As reported in the bbc article available here: https://www.bbc.co.uk/news/uk-politics-47742395

The UK government has split the 'deal' into the actual agreement and the non-legally binding political declaration - an explanation of which is available here: https://www.bbc.co.uk/news/uk-politics-46303751

Since it seems more like a statement of intent than anything else, why would the government need parliament to vote on it at all? Couldn't they just get the actual agreement through, then say "You've had your meaningful vote. Deal with it."

  • 1
    The broader answer is that the whole political system is designed so that no one person has absolute power to make decisions. British history has been directly ruled by the monarch, people didn't like it, there was a civil war. If the leader can make and implement decisions unanimously, the idea of elected representatives is meaningless.
    – AJFaraday
    Commented Mar 29, 2019 at 13:25

3 Answers 3


Because the UK domestic law says so, in section 13 of the European Union (Withdrawal) Act 2018:

13  Parliamentary approval of the outcome of negotiations with the EU

(1)  The withdrawal agreement may be ratified only if—
 (a)  a Minister of the Crown has laid before each House of Parliament—
  (i)  a statement that political agreement has been reached,
  (ii)  a copy of the negotiated withdrawal agreement, and
  (iii)  a copy of the framework for the future relationship,
(b)  the negotiated withdrawal agreement and the framework for the future 
relationship have been approved by a resolution of the House of Commons on a motion 
moved by a Minister of the Crown,

Article 50, which governs how countries leave the EU, states that in the two years after triggering it the EU will negotiate how that country will leave with consideration given to the future trading relationship.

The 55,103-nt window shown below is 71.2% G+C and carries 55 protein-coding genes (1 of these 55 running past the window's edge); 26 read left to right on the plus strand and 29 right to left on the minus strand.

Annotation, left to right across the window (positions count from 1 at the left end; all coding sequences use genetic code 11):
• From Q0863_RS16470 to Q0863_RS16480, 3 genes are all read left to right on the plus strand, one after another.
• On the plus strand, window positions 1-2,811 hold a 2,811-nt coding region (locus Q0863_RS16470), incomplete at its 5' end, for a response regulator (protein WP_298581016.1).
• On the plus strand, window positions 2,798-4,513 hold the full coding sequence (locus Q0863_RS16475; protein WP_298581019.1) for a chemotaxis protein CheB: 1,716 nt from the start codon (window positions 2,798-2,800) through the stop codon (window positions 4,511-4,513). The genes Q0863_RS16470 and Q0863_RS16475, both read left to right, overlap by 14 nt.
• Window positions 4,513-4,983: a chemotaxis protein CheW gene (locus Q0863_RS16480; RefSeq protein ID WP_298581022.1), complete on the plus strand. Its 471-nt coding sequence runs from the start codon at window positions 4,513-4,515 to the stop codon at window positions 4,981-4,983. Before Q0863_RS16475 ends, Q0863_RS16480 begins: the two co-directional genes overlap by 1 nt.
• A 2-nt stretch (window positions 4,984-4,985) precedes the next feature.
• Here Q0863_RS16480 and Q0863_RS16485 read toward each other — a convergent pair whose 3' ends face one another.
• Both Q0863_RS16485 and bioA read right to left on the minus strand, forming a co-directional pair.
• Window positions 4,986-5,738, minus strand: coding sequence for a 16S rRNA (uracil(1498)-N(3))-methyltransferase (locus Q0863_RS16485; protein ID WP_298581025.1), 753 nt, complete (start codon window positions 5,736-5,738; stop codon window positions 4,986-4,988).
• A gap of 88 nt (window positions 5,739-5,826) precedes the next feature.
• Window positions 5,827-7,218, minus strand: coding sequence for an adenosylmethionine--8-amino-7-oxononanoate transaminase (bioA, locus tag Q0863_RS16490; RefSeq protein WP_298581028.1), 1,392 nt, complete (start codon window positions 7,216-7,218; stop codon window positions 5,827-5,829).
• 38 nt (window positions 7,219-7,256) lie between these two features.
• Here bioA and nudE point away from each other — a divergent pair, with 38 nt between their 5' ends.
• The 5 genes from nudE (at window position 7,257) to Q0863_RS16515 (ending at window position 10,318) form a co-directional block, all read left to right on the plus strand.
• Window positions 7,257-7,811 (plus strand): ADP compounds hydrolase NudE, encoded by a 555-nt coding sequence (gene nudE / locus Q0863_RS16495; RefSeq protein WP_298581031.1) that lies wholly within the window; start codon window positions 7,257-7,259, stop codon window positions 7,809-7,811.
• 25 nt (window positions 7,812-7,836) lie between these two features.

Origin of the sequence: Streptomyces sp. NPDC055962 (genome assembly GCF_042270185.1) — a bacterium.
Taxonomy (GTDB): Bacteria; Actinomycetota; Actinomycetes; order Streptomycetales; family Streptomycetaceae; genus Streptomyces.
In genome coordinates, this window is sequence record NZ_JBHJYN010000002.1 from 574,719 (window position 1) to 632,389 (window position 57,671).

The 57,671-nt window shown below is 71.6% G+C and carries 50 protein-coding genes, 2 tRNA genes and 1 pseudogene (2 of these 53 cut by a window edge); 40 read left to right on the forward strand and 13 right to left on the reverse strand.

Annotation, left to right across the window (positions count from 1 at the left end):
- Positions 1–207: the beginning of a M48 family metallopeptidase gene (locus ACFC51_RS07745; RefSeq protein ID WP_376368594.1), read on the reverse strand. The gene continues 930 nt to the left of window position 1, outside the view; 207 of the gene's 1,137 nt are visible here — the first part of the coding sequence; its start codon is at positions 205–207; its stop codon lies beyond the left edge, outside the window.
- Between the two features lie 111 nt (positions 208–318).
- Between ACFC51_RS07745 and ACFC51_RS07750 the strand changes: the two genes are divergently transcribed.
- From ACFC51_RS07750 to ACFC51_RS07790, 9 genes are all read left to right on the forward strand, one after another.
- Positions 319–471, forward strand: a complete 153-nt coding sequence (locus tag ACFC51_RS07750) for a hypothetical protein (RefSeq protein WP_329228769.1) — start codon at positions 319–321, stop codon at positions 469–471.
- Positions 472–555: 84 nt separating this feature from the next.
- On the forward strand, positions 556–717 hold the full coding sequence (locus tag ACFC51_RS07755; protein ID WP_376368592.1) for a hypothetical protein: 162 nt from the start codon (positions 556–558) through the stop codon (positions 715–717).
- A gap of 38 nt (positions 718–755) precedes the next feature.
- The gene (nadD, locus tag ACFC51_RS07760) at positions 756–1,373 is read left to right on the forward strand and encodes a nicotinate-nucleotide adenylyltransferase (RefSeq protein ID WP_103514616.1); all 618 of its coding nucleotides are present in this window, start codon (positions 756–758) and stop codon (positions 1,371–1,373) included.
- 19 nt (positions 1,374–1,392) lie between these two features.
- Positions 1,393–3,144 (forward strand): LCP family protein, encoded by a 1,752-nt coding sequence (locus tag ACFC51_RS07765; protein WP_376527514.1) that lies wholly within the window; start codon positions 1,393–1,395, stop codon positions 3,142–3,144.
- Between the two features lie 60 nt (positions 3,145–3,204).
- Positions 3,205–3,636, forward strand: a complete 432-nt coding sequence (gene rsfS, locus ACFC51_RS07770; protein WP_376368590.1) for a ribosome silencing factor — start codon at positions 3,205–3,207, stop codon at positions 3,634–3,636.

So the UK tried to include a political declaration about that future relationship.

That failed spectacularly, twice. So now the government is just trying to pass the part that sets up the transition period and trade negotiations, with would technically deliver brexit as the UK would leave the European Union. May has already said she is going and will leave the mess for someone else to clear up, so her focus right now is securing her legacy by being able claim she delivered.

As for the meaningful vote, to avoid a constitutional crisis and further legal action they will have to eventually vote on the future relationship, but that will be somebody else's problem.

  • Thanks, but I don't understand how this mandates a vote in the UK parliament on the political declaration? I can see how it might mean Europe would need to agree to it (and have done) but I don't see a mechanism by which the PM couldn't pass the actual deal, then tell Parliament to go home. Wasn't the political declaration just a fig leaf to get Parliament to pass the deal in the first place?
    – David
    Commented Mar 29, 2019 at 9:46
  • @David Gina Miller's legal action and the subsequent legislation created a legal requirement for her to have a meaningful vote on the political declaration.
    – user
    Commented Mar 29, 2019 at 10:45
  • Yes, I understand, but would that requirement not be fulfilled by voting on the actual deal?
    – David
    Commented Mar 29, 2019 at 10:51
  • @David It wouldn't because the requirement is on a meaningful vote on the shape of the future relationship. In fact today's vote should be considered a meaningful vote as it does shape that relationship, e.g. the backstop, but the government is trying to make out that it's not.
    – user
    Commented Mar 29, 2019 at 10:57

The Speaker of the House of Commons has said that he won't allow a motion that is substantially the same as a previously defeated motion to be moved by the Government. This is their workaround, splitting it into two motions to be voted on separately.

It may be the case that the government does not need the vote on the political declaration, but they hold the vote anyway as another "advisory" vote. It would certainly look bad that they hold "continuous meaningful votes until one passes" by doing constant fiddles like this.

  • I understand that, but it still doesn't answer the question - can't Theresa let the deal go through and not have a vote on the declaration at all?
    – David
    Commented Mar 29, 2019 at 10:14
  • Thanks, so they don't need to hold a vote on the declaration, its just optics? What happens if they pass the deal, but not the declaration? though maybe that's another question
    – David
    Commented Mar 29, 2019 at 10:23

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